05/25/2008 08:56 pm ET Updated May 25, 2011

Con Games: Ellen Marries McCain To Separate But Equal

When the historians look under the covers on civil rights, they are all but assured to see John McCain's appearance on the the Ellen Degeneres Show as one of the great seminal (sic) moments in the history of gay emancipation.

Ellen -- the woman who came out famously on her late sit-com as a gay woman -- asked the putative Republican presidential nominee if he would not be willing to talk about "the elephant in the room" on her syndicated talk show. McCain, the blind man touching the rump of said pachyderm, walked right in the door of daytime television and came out with a snoutful.

And thereby hangs a tale.

SENATOR JOHN McCAIN: Well, my thoughts are that I think that people should be able to enter into legal agreements, and I think that that is something that we be should encouraging, particularly in the case of insurance and other areas, decisions that have to be made. I just believe in the unique status of marriage between man and woman. And I know that we have a respectful disagreement on that issue.

ELLEN DeGENERES: Yeah, I mean, I think that it's -- it is looked at -- and some people are saying the same -- that blacks and women did not have the right to vote. I mean, women just got the right to vote in 1920. Blacks didn't have the right to vote until 1870. And it just feels like there is this old way of thinking that we are not all the same. We are all the same people, all of us. You're no different than I am. Our love is the same. To me -- to me, what it feels like -- just, you know, I will speak for myself -- it feels -- when someone says, "You can have a contract, and you'll still have insurance, and you'll get all that," it sounds to me like saying, "Well, you can sit there; you just can't sit there." That's what it sounds like to me. It feels like -- it doesn't feel inclusive...It feels -- it feels isolated. It feels like we are not -- you know, we aren't owed the same things and the same wording.

SENATOR JOHN McCAIN: Well, I've heard you articulate that position in a very eloquent fashion. We just have a disagreement. And I, along with many, many others, wish you every happiness.
Before we slice him up like kielbasa, let us now praise John McCain for his continuing willingness to go into the lioness's den--or is it the elephantessa's study?--to talk the talk with people who thinks his ideas are of Martian origin. (Where have you gone, Ray Walston?) He opposes a constitutional amendment defining marriage as between a man and woman, but he believes the states should protect the institution none the same. As with abortion and creationism, the U.S. Senator stands firmly and conclusively with the righteous on the Right.

Is it harsh to liken the Senator from Arizona and other civil unionists to segregationists who fought to the death to deny equality to blacks? Perhaps. (McCain, infamously, opposed Martin Luther King Day, no doubt wishing blacks all the happiness before delivering all the more.) Still there's no denying and no debate about the fact that civil union for homosexuals have become the equivalent of the back of the bus, the separate water fountain that inevitably leaves a bad taste in your mouth.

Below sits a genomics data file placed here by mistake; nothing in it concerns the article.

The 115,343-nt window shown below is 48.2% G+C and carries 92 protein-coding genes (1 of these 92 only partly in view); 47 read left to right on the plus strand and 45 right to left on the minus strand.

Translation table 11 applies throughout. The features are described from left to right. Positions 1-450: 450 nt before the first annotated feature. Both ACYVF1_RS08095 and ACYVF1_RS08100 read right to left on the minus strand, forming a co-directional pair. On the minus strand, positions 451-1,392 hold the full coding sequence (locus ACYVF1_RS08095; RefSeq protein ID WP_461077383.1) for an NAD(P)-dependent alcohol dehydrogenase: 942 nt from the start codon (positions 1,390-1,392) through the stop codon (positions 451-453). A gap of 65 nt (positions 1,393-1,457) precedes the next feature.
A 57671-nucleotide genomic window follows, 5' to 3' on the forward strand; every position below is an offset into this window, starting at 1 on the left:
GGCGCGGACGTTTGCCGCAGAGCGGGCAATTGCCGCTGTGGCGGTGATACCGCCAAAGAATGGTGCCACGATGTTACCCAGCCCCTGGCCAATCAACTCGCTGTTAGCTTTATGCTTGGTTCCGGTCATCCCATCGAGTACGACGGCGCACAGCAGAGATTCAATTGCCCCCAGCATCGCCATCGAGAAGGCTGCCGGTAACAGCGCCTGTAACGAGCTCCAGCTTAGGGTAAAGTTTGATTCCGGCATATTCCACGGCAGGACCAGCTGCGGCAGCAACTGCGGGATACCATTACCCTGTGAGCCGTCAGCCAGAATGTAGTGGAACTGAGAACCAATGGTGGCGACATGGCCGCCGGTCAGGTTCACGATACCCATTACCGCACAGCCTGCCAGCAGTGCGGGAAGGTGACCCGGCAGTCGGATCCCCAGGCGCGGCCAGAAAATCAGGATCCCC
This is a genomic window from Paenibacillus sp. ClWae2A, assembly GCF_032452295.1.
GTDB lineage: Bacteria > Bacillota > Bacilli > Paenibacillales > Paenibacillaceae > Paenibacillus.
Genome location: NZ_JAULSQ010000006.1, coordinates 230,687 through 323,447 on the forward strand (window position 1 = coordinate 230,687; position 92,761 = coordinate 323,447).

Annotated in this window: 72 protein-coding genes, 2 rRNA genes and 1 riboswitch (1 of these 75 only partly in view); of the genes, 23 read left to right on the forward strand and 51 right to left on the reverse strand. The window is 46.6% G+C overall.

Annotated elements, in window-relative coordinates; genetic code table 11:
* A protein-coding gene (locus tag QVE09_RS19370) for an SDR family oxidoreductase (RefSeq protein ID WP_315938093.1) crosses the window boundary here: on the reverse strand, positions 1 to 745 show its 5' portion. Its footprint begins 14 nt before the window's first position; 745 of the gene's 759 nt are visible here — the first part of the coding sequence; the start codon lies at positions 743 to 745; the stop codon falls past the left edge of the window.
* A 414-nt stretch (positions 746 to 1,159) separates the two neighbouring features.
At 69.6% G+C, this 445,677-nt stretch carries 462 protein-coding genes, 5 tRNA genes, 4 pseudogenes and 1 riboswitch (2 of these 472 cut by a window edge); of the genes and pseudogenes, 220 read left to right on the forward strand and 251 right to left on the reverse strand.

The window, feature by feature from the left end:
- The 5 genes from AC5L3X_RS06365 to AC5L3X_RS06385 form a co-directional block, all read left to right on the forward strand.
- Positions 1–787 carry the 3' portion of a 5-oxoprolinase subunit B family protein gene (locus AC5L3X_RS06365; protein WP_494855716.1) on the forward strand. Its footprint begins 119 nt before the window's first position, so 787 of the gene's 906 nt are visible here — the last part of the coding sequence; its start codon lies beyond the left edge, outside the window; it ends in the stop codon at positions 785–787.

Though a hop-step toward equality, by their very nature civil unions create a sub-category of second-class citizenship in the name of defending marriage.

Vermont has civil unions--I covered the story out of Burlington for the Chicago Tribune--Massachusetts has gay marriage, and the California Supreme Court has freshly ruled that the inevitable inequality of civil unions is now inadmissible under law, thereby allowing Ellen to marry Portia. Both houses of California's legislature voted for gay marriage before Republicanator Arnold Schwartzenegger muscled in with his veto, and the question goes on the state ballot in November.

The battle has been joined. Defense of marriage statutes will continue to gain traction in more conservative states like Louisiana and Missouri, but such limited legislative success does little to shore up the arguments of Marriage Firsters. In the name of defending marriage, Focus on the Family's Tony Perkins insists ad nauseum on national television that gay marriage will inevitably lead to polygamy or marriage between man and elephant -- the intellectual equivalent of an empty suit. A true "defense of marriage" act would simply ban divorce, or require a waiting period in the same way cooler heads can sometimes prevail before one can pony up for a Saturday Night Special.

Senator McCain, a reasonable man, will also do his best to hide behind states rights arguments that the Federalist Society so love. But a national solution is required and even demanded here. Can you imagine a husband stricken gravely ill while traveling with his wife in Missouri, with his wife by law unable to make decisions that determine his fate? It's no different now for the married gay couple from Massachusetts, or the civil unionized homosexual partners from Vermont who travel through the Show-Me State.

None of the married population would stand for that notion, so it's no stretch to say gay couples deserve the same respect and protection under law in every state of the union. The same goes for child-rearing, and the rock-dumb idea that a heterosexual couple is ipso facto better at raising children than homosexuals. Balderdash. One good parent, regardless of sexual orientation, is far better than two bad heterosexual parents on any day of the week.

It may take years, it may take decades -- it may even take the entire 21st Century -- but gay marriage is an issue that will one day rule the day in America, because separate but equal is not good enough in the greatest country in the history of the world.

All men, and all women, really are created equal. And we wish them all the happiness.